I haven't had much luck with a google search of this topic so I thought I
would ask this very helpful group.
I have a kind of complicated book case to put together with horizontal and
vertical pieces so I'd like to give myself some more time with a longer
setup glue without going for the longer setup but messy Gorilla glue. I have
seen some references to Tightbond Extend but I also read some negatives on
this glue. What would you suggest?
We use TB Extend in the shop whenever extra time is needed. Its white
not yellow but other than that and staying open longer I've never
precieved any difference.
If you can find any literature from Titebond regarding performance
differences I would consider the data 100% reliable. They usually have
very good data sheets on their products.
I think TB III also stays open longer and it is brown not yellow.
Only thing i don't know off hand is the water resistance of Extend vs
TB II or III.
Dick Snyder wrote:
Dick Snyder wrote:
> I have a kind of complicated book case to put together with
> vertical pieces so I'd like to give myself some more time with a
> setup glue without going for the longer setup but messy Gorilla glue.
Epoxy with a slow hardener.
For my rocketry work, I use a two-part epoxy (west systems, 12hr) when
I need a glue that won't stick right away (cardboard is notorious for
speeding up yellow glue's set time) and won't swell the wood or
cardboard. Not sure it's right for woodworking, but that's what I
It gives me about 20 minutes working time.
when I have a complicated assembly I first try to divide up the
assembly into parts I can do in several gluings. for instance, make
spacer blocks to keep one end of the shelves spaced right while you
glue and square the other side.
the ultimate long open time glue is hide glue.
I use Gorilla glue when I need a longer open time - as long as I don't
use too much, and watch it to wipe up any foam-out while it's still
soft, I haven't had problems with messiness.
Looking forward to trying TBIII, though - as soon as I finish off my
current bottle of TBII.
> I have used Gorilla glue and still do.
> I found that the holding strength is not as good on wood as epoxy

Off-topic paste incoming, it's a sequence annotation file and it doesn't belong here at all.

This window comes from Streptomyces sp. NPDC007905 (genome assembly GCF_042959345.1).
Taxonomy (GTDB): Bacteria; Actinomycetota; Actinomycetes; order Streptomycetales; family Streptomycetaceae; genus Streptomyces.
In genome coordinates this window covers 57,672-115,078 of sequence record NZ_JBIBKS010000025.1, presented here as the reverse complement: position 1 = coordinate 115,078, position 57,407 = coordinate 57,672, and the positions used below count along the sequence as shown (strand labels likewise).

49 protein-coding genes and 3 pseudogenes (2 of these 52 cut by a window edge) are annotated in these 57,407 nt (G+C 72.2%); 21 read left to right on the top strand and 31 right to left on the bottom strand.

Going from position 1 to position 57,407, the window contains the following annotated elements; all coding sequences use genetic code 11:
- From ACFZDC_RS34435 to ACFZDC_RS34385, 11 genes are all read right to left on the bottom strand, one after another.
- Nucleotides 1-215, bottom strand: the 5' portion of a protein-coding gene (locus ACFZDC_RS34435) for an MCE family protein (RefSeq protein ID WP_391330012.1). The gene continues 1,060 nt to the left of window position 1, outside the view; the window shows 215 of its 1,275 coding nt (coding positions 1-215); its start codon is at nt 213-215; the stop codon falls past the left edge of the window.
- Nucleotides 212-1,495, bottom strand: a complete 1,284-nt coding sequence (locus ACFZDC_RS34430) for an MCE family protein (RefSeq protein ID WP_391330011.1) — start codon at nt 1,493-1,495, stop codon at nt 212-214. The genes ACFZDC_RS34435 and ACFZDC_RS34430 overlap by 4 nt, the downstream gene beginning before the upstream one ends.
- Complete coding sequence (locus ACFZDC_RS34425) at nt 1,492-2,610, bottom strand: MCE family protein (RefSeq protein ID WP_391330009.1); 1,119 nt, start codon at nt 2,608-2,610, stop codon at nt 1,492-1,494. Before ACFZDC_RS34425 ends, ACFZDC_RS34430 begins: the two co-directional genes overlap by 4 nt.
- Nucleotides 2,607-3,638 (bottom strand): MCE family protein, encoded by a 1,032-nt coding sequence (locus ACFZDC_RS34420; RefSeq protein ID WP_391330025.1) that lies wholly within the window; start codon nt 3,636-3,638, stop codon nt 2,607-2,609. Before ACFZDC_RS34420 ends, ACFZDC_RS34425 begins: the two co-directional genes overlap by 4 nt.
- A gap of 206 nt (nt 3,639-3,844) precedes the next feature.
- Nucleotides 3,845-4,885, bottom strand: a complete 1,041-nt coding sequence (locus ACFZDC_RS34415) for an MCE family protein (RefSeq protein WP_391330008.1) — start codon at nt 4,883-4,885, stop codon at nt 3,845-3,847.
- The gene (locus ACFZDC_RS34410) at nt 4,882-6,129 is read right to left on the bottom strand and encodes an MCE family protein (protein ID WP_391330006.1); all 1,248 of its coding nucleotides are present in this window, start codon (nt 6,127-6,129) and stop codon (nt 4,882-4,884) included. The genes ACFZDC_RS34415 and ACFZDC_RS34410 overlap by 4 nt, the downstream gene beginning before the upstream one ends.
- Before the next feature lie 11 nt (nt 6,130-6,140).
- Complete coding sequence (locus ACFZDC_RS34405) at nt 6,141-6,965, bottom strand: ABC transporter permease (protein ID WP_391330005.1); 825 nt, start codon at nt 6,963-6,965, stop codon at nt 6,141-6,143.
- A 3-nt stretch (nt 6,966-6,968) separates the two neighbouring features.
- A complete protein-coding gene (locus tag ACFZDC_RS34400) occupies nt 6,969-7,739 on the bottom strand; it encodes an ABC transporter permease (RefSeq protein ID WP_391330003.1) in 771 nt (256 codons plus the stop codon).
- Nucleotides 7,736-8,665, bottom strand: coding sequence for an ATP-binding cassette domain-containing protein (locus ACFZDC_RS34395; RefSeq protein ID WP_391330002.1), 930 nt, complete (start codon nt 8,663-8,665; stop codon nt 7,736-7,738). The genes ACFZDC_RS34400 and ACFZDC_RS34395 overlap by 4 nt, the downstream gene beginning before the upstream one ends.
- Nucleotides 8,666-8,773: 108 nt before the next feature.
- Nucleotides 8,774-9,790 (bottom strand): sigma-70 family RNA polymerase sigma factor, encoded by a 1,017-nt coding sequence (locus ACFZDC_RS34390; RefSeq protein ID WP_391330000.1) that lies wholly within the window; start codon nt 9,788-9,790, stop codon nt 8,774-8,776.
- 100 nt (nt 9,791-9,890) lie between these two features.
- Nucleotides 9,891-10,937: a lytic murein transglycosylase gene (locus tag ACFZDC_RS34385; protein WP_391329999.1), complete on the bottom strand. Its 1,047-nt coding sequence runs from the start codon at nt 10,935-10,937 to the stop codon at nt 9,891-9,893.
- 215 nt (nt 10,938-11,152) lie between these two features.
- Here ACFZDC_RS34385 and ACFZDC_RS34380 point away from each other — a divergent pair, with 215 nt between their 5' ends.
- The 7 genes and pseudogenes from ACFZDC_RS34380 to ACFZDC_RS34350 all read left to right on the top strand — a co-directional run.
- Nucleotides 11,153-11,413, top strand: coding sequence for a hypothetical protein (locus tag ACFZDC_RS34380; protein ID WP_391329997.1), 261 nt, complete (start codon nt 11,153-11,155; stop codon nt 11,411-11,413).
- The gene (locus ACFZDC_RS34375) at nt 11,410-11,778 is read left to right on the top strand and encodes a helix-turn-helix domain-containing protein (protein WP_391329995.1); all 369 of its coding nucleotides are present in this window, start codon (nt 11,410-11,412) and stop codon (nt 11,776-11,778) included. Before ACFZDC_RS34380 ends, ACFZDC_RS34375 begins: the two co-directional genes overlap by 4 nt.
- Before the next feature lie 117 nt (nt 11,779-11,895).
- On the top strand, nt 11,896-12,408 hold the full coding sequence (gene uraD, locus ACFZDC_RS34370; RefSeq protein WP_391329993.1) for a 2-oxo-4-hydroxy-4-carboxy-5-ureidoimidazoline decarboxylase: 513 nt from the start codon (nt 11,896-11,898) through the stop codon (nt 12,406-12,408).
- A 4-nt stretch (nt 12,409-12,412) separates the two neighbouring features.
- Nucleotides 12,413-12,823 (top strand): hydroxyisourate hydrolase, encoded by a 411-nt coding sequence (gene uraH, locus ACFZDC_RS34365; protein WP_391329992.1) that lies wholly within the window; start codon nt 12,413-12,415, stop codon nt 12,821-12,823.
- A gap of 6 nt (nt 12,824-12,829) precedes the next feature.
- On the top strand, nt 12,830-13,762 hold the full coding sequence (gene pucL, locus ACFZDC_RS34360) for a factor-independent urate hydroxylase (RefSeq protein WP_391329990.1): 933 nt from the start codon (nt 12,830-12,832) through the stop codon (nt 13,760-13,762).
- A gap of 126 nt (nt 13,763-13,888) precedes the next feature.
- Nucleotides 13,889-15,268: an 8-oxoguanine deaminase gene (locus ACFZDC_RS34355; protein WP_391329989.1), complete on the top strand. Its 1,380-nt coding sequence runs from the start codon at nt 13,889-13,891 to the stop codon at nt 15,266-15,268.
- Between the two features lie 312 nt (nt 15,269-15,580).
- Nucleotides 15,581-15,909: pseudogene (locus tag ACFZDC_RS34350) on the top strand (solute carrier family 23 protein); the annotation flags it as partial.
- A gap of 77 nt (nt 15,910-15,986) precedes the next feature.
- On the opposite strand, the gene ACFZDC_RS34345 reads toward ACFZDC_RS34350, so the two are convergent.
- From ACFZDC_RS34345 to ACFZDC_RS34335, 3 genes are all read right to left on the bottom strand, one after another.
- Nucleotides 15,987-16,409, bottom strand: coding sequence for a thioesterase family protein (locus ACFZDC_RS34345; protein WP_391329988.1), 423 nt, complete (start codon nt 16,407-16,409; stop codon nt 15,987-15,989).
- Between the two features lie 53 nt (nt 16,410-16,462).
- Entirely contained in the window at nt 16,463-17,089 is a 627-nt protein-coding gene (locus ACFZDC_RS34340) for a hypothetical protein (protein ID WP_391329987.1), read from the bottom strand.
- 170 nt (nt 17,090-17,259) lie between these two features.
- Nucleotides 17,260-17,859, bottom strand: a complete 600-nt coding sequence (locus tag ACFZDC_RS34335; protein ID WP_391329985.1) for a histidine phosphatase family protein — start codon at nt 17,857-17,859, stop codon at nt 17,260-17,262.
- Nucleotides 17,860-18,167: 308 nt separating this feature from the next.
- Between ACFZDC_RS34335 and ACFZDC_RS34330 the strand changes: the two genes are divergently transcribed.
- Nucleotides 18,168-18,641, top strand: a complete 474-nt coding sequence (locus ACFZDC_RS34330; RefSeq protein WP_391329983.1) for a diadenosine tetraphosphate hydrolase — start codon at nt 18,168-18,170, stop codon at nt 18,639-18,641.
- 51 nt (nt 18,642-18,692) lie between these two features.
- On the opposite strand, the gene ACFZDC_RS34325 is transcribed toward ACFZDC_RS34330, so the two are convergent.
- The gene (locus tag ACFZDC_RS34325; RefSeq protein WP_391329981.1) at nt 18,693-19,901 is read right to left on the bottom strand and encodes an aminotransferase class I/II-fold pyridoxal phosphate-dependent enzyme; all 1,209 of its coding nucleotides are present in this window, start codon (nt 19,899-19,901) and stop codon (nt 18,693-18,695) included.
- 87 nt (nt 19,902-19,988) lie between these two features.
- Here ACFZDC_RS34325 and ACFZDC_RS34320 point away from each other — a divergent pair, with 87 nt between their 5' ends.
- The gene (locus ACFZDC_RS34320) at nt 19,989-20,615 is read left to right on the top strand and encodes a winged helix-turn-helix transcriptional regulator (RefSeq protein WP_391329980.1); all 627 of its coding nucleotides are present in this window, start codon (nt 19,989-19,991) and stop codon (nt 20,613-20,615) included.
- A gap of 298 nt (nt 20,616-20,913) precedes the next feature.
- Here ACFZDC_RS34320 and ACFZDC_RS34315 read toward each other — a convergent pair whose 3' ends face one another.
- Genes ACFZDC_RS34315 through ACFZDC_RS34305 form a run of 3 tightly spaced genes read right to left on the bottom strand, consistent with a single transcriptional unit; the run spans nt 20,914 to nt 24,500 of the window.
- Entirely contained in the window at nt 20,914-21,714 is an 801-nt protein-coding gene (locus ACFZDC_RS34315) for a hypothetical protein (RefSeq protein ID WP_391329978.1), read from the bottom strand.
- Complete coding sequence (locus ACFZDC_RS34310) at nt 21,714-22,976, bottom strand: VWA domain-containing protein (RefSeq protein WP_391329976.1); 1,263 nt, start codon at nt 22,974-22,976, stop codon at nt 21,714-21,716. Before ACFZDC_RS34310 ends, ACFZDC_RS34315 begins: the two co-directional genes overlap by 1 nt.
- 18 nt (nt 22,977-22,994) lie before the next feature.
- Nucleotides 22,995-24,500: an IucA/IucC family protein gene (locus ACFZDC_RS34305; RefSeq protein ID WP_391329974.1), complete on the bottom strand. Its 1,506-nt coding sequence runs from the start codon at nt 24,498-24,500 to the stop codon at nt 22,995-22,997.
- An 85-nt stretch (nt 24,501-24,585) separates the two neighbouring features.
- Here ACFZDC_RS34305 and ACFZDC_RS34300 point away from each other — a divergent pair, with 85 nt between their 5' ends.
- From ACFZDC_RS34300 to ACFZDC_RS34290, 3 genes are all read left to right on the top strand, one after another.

or TP II
> or Lepage's equivalent. What to you think?
VERY MUCH OVERPRICED AND UNDER PECKERED.
Hmmm. I use 'gorilla grip' (clear, comes in goo-gun cartridges) and not the
'gorilla glue' they sell here in bottles(foams up red). Bit of a special case
because if I need strength, I often work in gum (eucalypt spp) and epoxy is
quite unsatisfactory with those and often just let's go the wood, urea-
formaldehyde is MUCH stronger.
About 20 mins open time.
If I need more, I work at night when it's cool, I can get about 25-30 mins open
time out of aliphatic ... and I get SWMBO in to pass things and hold up what
shouldn't fall down. She's starting to pick up on things, too, built herself a
wooden tumbler 6' long by 2'4" diameter for her felt-making :-)
firstname dot lastname at gmail fullstop com
Peter Huebner wrote:
> ... because if I need strength, I often work in gum (eucalypt spp)
and epoxy is
> quite unsatisfactory with those and often just let's go the wood, urea-
> formaldehyde is MUCH stronger.
Next time mix some epoxy, then thicken with microballoons and apply
with a popsicle stick.
Clamp until set.
Think you will be pleased with the results.
I got my info on Titebond Extend from the Sept 2004 issue of Wood magazine
that did some study on glue. They gave it an "F" for water resistance
(shouldn't be an issue for my project I hope) and low marks for end grain to
end grain gluing (I don't plan to do it on this project) and they commented
that you really need to stay clamped up for quite awhile. None of these are
killers for my particular project.
On Fri, 17 Nov 2006 08:42:12 -0500, Dick Snyder wrote:
I don't see these as "negatives", they're characteristics of the kind of
glue it is. If they gave any glue "high marks" for end grain I'd be
interested in knowing what--end grain is notoriously difficult to glue
reliably and much of the art of joinery was developed to avoid this
necessity. "White" glues (the family to which most Titebond products
belong) in general have low water resistance--Titebond has managed to
improve it a great deal in some of their products but for any use that
involves regular wetting that class of glue is the wrong choice. As for
having to stay clamped up for "quite a while", well what do you expect?
The trade-off for long open time is long clamping time.
It was never meant to be waterproof. Extend is a bit thinner than the
regular stuff so it soaks into end grain. Preglueing solves that. As far as
clamping time, it stands to reason that a glue formulated to dry slower
would need to be clamped longer. Sounds like the article is saying that the
glue performs the way it was intended.
That gets my vote. And when it sets up, I would put it against just
about anything. And it is great for outdoor stuff, too. When I repair
a cabinet or split door jamb, something that needs to be set "just
perfect" this stuff lets you put plenty of clamps on before it starts
to set. It is a great tool, and I wouldn't be surprised if it held as
well as TBII. The only drawback for everyday use is its cost.
|I haven't had much luck with a google search of this topic so I thought I
| would ask this very helpful group.
| I have a kind of complicated book case to put together with horizontal and
| vertical pieces so I'd like to give myself some more time with a longer
| setup glue without going for the longer setup but messy Gorilla glue. I
| seen some references to Tightbond Extend but I also read some negatives on
| this glue. What would you suggest?
I know that everybody else is telling you to use some high-tech product like
epoxy or a PVC-based glue but for long setup times and good wood joints,
I've found that nothing much beats old-fashioned hide glue.
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